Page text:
QLD contributor

French journalist Agnès Poirier has a flair for relating the saving of France’s artistic treasures. One of the most gripping chapters of her previous book, Left Bank: Art, passion and the rebirth of Paris, 1940–50 (2018), told the story of Jacques Jaujard, who skilfully evacuated the Louvre’s greatest works mere days before the outbreak of World War II. In Poirier’s brief volume on Paris’s cathedral of Notre-Dame, devastated by fire on 15 April 2019, it is the turn of curator Marie-Hélène Didier and Notre-Dame’s operational director, Laurent Prades. As Poirier tracks the fire from outbreak to containment, we watch them battle Paris’s traffic-locked streets by car, RER, Vélib’, and foot to reach the cathedral and rescue what they can. Prades’s sudden (and entirely understandable) inability to remember the code for the safe in which the Crown of Thorns is kept makes for tense reading.

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Margaret Bearman’s We Were Never Friends is a novel that places the myth of the artistic male genius against the critical eye of history. Lotti, the eldest daughter of renowned Australian painter George Coates, narrates from two perspectives: her younger, twelve-year-old self and her present-day one, a trainee surgeon.

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How many of us would really want to be prime minister? The road to The Lodge is littered with depressing tales of ambitious politicians abandoning their friends, principles, and even their own authentic voice in order to secure the Top Job. Then, once you’ve fulfilled your life’s ambitions, voters and your own supporters are liable to tire of you and seek a new political hero. Nevertheless, prime ministers become accustomed to the power, public attention, and perks of office; they find it difficult to choose the ‘right time’ to leave office.

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The ‘Uluru Statement from the Heart’ emerged in May 2017 from a convention held in Arrernte country in Central Australia attended by 250 Aboriginal and Torres Strait Islander people from around the nation. The Statement called for a ‘First Nations Voice’ to be enshrined in the Constitution enabling, in general terms, a process of influence on future legislation and policy affecting Indigenous communities. The Statement also seeks a commitment to agreement-making between government and Indigenous groups and ‘truth-telling’ about the history of colonisation.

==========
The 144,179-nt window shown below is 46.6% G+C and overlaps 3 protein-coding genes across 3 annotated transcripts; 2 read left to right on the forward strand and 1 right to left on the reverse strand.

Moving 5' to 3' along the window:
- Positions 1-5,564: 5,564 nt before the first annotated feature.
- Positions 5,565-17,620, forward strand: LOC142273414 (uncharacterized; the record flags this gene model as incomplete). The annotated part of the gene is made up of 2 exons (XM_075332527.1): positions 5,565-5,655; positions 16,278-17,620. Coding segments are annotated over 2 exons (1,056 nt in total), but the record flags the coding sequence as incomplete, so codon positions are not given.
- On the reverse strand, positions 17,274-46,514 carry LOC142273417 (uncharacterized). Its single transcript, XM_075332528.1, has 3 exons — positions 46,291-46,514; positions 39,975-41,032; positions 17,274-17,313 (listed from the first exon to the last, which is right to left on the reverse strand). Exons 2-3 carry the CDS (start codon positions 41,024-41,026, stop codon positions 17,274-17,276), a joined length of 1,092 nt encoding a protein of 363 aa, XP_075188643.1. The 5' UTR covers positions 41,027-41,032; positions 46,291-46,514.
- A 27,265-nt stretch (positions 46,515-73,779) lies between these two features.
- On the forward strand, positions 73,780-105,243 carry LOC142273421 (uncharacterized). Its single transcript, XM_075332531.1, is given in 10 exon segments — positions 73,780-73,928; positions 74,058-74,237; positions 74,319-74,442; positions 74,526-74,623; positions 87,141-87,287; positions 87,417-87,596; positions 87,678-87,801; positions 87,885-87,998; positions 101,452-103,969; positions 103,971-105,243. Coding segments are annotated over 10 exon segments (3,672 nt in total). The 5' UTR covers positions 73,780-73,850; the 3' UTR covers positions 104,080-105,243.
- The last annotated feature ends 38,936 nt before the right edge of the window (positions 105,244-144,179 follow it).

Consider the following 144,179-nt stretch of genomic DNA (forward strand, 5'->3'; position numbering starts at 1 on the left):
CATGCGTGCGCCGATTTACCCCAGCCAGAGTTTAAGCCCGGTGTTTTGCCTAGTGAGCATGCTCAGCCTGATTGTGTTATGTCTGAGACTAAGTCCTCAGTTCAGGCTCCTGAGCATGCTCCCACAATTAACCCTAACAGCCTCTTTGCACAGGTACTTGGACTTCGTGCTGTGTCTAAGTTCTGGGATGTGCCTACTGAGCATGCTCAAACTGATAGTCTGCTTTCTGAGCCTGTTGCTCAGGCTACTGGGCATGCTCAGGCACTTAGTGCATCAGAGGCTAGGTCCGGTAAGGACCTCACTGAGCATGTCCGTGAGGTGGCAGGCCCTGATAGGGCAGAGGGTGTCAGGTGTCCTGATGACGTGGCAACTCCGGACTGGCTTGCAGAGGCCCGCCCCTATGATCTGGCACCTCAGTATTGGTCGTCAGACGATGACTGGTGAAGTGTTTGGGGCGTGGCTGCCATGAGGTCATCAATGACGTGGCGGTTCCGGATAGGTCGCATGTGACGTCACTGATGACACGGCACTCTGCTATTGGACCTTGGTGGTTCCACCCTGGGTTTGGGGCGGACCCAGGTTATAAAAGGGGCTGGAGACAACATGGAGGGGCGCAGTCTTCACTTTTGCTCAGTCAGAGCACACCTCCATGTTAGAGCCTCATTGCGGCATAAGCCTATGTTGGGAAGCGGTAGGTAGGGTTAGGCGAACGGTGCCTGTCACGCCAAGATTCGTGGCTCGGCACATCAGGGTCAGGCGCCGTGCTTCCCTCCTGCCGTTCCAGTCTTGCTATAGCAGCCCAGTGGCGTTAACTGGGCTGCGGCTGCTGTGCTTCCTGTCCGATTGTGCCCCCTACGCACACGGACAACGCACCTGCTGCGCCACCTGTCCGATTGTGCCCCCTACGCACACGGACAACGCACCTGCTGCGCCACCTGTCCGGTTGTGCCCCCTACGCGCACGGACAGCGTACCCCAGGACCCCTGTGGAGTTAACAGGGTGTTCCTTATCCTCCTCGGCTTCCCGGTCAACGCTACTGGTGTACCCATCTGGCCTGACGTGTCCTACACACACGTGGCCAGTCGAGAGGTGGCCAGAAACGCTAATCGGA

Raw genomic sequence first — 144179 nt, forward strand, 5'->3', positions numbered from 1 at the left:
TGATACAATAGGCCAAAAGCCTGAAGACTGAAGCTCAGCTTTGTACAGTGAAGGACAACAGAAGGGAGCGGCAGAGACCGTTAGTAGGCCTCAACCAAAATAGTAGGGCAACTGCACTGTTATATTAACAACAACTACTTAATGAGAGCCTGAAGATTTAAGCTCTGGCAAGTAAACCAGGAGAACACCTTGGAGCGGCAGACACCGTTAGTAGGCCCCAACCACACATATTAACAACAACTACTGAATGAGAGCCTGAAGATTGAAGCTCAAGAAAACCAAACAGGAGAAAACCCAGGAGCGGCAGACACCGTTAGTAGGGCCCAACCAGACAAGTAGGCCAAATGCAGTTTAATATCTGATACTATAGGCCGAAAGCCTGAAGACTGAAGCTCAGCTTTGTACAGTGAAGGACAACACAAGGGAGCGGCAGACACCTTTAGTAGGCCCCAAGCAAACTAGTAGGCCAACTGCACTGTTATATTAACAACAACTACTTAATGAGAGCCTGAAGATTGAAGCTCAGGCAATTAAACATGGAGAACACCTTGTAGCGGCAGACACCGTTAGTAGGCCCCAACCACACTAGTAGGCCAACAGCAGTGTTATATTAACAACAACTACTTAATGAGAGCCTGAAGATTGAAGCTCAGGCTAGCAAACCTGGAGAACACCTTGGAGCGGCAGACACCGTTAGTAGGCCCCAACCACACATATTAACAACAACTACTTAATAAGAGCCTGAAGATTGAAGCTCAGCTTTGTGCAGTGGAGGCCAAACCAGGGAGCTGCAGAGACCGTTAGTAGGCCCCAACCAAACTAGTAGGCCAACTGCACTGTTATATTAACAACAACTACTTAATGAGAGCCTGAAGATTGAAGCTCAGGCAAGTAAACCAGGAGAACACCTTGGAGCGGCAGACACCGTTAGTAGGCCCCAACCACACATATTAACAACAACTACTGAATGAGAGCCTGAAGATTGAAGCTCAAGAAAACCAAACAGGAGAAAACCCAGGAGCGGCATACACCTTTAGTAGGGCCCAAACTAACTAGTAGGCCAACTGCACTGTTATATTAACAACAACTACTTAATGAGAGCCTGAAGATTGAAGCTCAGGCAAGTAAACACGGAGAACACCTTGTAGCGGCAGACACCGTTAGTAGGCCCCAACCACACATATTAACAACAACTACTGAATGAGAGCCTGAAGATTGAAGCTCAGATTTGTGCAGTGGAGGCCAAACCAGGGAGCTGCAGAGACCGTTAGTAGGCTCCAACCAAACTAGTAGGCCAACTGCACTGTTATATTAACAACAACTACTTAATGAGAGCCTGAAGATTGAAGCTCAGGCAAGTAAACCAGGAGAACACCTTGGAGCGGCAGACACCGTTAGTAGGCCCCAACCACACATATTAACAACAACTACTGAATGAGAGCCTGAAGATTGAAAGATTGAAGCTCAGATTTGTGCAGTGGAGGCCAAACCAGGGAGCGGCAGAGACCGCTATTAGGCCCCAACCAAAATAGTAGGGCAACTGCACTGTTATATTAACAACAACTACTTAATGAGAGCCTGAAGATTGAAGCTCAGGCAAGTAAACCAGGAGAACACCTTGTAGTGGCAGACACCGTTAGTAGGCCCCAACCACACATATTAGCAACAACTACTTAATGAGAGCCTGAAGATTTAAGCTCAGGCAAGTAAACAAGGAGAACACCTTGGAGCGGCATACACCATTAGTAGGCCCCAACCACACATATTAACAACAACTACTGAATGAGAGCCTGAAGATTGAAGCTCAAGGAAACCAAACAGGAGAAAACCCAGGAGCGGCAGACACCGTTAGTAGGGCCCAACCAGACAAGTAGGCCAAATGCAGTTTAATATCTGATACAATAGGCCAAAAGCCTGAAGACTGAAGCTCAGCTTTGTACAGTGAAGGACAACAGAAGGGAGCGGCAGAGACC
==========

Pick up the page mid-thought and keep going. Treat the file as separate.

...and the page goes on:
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Classical Allegory

Sarah Holland-Batt
Friday, 22 November 2019

To hell with what you think of me.
I’ve started drinking martinis at three.
I wake, I walk, I write, I sleep.
I snooze the alarm. I doze. I read.

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At first glance, the premise of this book seems dubious. Katharine Smyth, an American woman in her mid-twenties, turns to the life and work of Virginia Woolf for solace after the death of her father. There is no doubt that Woolf writes brilliantly about death, particularly in the novel Smyth focuses on, To the Lighthouse (1927), which fictionalises the death of Woolf’s mother, Julia Stephen. But what comfort could Smyth hope to find in the work of a writer who herself refuses any of the usual consolations? After losing her mother and her elder half-sister, Stella, in her early teens, and then her father, Leslie, and her elder brother, Thoby, in her twenties, Woolf knew that there was no solace to be found. Her only comfort was that at least ‘the gods (as I used to phrase it) were taking one seriously’.

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This autobiography by Tim Costello – Baptist minister, lawyer, anti-casino activist, CEO of World Vision Australia for thirteen years – is a clear and straightforward account of his life, free of obvious literary artifice. What Costello has tried to do, he says, is to understand and explain how his memories and experiences ...

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'Night Flight', a new poem by Sarah Holland-Batt

Sarah Holland-Batt
Tuesday, 27 August 2019

As my plane drops down in turbulence

I think of you and of Salt Lake City,

I think of ice stealing over the Great Lakes

and of Omaha and of adamant plains.

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One of the strongest markers of identity in my birthplace, Iceland, is the idea of independence. The country takes great pride in how it reacquired full independence from Denmark in 1944; one of the main political parties is called the Independence Party, and the most famous Icelandic novel is Independent People by Halldór Laxness ... ... (read more)

The most charismatic of the many monsters in Elizabeth Bryer’s début novel is the conceptual artist Maddison Worthington, who commands attention with her lipstick of ‘Mephistophelian red’ and her perfume of ‘white woods, musk and heliotrope’. From the solitude of a labyrinthine mansion ...

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